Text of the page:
Page last updated at 11:56 GMT, Tuesday, 20 January 2009

Life term for man who killed sons

Paul and Jay Ross
The bodies of both boys were found at a beauty spot in the Campsie Fells

A man who stabbed his two sons to death in a car in East Dunbartonshire and attempted to set the vehicle on fire has been jailed for at least 21 years.

Ashok Kalyanjee, 46, was told by judge Lord Brailsford that his was "as grave a crime as could be imagined".

Kalyanjee stabbed six-year-old Paul and two-year-old Jay in Lennoxtown in May, after collecting them from his mother.

At the High Court in Paisley, the judge said Kalyanjee would have been jailed for 28 years if he had not pled guilty.

The tourism student admitted the killings during a previous appearance at the High Court in Glasgow.

The court heard how both boys had been due to attend a family birthday party, but Kalyanjee called their mother Giselle, 41, and asked if he could take them to see their grandmother.

He then left his home in the Townhead area of Glasgow and bought a wok and large chef's knife from an ironmongers.

One of the victims witnessed what happened to his brother, I cannot imagine the suffering that child must have endured
Lord Brailsford

He took the boys to a beauty spot in the Campsie Fells and repeatedly stabbed them.

He then poured petrol over them and the inside of the car and attempted to set the vehicle on fire.

Kalyanjee, who was born in India, was told that due to "the unique and significantly awful" circumstances, he would serve 21 years before being considered for release.

Lord Brailsford told him: "It is clear that this crime was premeditated, planned and organised.

"You used deceit and lies to persuade both the children's mother and the children themselves to go out with you that afternoon.

"You purchased the murder weapon in advance and also acquired petrol in a can, apparently to incinerate both yourself and the victims, at the scene of the crime."

He said his victims were defenceless.


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"One of the victims witnessed what happened to his brother, I cannot imagine the suffering that child must have endured before his own murder," he said.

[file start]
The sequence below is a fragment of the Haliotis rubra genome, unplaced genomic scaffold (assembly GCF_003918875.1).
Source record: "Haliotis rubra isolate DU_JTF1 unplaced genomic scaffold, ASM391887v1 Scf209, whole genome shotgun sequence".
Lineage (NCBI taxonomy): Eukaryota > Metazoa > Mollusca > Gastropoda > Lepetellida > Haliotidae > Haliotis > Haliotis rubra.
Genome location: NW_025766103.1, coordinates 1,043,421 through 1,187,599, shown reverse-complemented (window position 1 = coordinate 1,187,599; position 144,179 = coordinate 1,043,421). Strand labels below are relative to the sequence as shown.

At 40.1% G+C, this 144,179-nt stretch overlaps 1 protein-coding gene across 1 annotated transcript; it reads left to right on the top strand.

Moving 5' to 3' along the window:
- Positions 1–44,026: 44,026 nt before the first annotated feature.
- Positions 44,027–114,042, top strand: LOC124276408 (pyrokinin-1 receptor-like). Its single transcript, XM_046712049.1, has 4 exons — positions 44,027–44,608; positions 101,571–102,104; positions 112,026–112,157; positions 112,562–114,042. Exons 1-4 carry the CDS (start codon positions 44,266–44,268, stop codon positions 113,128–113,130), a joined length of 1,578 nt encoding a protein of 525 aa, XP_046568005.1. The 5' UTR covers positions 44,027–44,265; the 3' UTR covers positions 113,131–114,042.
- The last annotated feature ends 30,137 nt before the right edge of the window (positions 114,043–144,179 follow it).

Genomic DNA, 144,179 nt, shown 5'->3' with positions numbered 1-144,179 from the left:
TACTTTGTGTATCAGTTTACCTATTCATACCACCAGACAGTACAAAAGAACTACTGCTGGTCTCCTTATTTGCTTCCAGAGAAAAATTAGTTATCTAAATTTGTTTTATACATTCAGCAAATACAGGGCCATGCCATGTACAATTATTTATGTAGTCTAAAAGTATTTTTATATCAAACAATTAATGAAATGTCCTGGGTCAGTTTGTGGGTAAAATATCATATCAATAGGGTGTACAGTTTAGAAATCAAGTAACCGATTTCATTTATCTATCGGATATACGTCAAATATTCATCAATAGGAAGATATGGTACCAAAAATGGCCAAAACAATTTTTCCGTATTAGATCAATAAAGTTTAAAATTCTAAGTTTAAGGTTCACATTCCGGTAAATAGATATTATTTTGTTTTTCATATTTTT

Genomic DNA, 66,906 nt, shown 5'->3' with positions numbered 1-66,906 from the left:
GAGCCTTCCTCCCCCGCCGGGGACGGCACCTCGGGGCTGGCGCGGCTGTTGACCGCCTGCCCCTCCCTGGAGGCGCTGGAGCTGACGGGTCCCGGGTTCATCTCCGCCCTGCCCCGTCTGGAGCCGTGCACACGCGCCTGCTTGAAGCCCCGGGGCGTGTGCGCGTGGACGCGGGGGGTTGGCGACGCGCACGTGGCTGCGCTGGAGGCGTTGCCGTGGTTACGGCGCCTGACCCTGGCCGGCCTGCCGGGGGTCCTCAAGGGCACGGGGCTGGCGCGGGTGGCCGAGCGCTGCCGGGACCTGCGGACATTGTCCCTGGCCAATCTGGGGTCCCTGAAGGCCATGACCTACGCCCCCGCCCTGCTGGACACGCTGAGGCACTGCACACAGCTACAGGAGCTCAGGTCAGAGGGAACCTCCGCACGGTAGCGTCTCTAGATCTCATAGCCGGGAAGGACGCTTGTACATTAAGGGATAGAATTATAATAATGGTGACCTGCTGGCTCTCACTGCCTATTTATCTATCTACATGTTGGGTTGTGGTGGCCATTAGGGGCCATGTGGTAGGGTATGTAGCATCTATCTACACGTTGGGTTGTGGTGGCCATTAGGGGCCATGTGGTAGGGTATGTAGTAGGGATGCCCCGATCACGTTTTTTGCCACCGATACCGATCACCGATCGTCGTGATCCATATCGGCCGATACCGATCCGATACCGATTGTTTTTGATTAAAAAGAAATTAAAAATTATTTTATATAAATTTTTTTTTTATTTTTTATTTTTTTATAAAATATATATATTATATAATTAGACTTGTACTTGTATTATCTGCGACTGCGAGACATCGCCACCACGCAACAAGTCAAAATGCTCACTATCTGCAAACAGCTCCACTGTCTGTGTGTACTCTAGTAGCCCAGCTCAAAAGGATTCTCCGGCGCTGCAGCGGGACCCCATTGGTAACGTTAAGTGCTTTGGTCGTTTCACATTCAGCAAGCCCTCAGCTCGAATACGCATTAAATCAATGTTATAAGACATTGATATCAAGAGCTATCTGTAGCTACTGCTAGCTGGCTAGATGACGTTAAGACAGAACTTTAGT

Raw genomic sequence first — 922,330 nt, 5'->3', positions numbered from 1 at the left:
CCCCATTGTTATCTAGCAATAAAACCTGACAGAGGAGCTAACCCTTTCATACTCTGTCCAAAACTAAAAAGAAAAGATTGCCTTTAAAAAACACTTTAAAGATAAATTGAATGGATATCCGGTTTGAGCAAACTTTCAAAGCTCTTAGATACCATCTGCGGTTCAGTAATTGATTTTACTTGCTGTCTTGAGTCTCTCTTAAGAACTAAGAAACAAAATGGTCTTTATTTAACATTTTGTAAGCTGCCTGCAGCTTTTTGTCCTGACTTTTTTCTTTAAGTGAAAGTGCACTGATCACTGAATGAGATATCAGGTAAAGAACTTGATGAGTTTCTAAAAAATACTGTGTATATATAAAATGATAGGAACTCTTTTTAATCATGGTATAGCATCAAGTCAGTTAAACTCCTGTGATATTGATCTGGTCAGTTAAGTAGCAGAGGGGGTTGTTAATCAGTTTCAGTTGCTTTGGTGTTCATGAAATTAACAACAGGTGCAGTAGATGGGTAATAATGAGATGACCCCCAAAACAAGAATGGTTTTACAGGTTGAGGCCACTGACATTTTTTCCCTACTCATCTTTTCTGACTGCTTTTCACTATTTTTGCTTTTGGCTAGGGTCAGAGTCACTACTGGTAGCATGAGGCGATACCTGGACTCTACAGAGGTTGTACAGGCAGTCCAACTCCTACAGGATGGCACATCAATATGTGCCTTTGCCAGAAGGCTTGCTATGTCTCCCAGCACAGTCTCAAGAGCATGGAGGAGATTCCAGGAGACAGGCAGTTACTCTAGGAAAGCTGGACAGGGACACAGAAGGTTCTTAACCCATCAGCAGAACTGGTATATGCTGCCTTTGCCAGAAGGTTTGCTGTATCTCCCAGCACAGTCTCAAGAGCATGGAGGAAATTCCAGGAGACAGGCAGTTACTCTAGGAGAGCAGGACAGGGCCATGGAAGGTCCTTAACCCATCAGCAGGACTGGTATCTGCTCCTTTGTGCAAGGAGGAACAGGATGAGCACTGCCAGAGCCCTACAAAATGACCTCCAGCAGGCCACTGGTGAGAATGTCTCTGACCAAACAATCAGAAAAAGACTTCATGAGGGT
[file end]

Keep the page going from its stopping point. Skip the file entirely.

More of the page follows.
Sentence had been deferred on various occasions for background reports after concern had been expressed about Kalyanjee's state of mind.

When he appeared for sentencing, his defence counsel Paul McBride said he was "astonished" that his client had not been diagnosed as suffering from any mental disorder.

The court had heard that on the day of the murder, Kalyanjee phoned his ex-wife on his son's mobile phone and told her: "Your babies are fine. Your babies are fine."

Giselle thought his voice was "cold and strange", the court was told.

Kalyanjee then said: "You'll regret everything that you have done to me in life," and hung up the phone.

'Death is near'

His former wife then reported the boys missing and about two hours later a couple contacted police after seeing a man slumped in the driver's seat of his Mercedes at a lay-by.

When police arrived the found the boys' bodies.

A dictaphone found beside the car was played in court and two voices were heard - Kalyanjee and a child.

The recording begins with Kalyanjee saying he was speaking in Punjabi because his children were with him.

"If I spoke English they would understand and today is the last day," he said.

"These children are mine and they'll go with me."

Later on he says: "This death is near. I have become a gambler, a drunk, nothing has become of me."

Kalyanjee showed no emotion as he was led to the cells.

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